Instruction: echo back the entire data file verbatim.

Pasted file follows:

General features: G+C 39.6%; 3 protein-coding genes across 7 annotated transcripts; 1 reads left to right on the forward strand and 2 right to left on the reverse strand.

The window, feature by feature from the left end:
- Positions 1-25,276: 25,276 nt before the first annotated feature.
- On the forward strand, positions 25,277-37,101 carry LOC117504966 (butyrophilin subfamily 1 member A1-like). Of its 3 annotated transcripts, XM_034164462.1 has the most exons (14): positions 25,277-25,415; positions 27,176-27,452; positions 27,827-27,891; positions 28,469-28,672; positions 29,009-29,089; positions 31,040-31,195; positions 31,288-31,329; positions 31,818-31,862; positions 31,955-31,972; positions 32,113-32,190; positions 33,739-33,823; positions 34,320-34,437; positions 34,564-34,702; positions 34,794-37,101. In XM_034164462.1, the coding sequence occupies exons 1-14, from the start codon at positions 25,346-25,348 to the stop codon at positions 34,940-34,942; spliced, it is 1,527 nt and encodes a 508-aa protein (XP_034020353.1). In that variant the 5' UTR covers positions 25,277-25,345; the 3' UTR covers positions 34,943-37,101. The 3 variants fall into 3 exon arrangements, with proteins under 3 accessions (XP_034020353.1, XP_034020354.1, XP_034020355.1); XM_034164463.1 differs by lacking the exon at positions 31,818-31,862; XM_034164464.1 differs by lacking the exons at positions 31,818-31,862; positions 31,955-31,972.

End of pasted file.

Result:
General features: G+C 39.6%; 3 protein-coding genes across 7 annotated transcripts; 1 reads left to right on the forward strand and 2 right to left on the reverse strand.

The window, feature by feature from the left end:
- Positions 1-25,276: 25,276 nt before the first annotated feature.
- On the forward strand, positions 25,277-37,101 carry LOC117504966 (butyrophilin subfamily 1 member A1-like). Of its 3 annotated transcripts, XM_034164462.1 has the most exons (14): positions 25,277-25,415; positions 27,176-27,452; positions 27,827-27,891; positions 28,469-28,672; positions 29,009-29,089; positions 31,040-31,195; positions 31,288-31,329; positions 31,818-31,862; positions 31,955-31,972; positions 32,113-32,190; positions 33,739-33,823; positions 34,320-34,437; positions 34,564-34,702; positions 34,794-37,101. In XM_034164462.1, the coding sequence occupies exons 1-14, from the start codon at positions 25,346-25,348 to the stop codon at positions 34,940-34,942; spliced, it is 1,527 nt and encodes a 508-aa protein (XP_034020353.1). In that variant the 5' UTR covers positions 25,277-25,345; the 3' UTR covers positions 34,943-37,101. The 3 variants fall into 3 exon arrangements, with proteins under 3 accessions (XP_034020353.1, XP_034020354.1, XP_034020355.1); XM_034164463.1 differs by lacking the exon at positions 31,818-31,862; XM_034164464.1 differs by lacking the exons at positions 31,818-31,862; positions 31,955-31,972.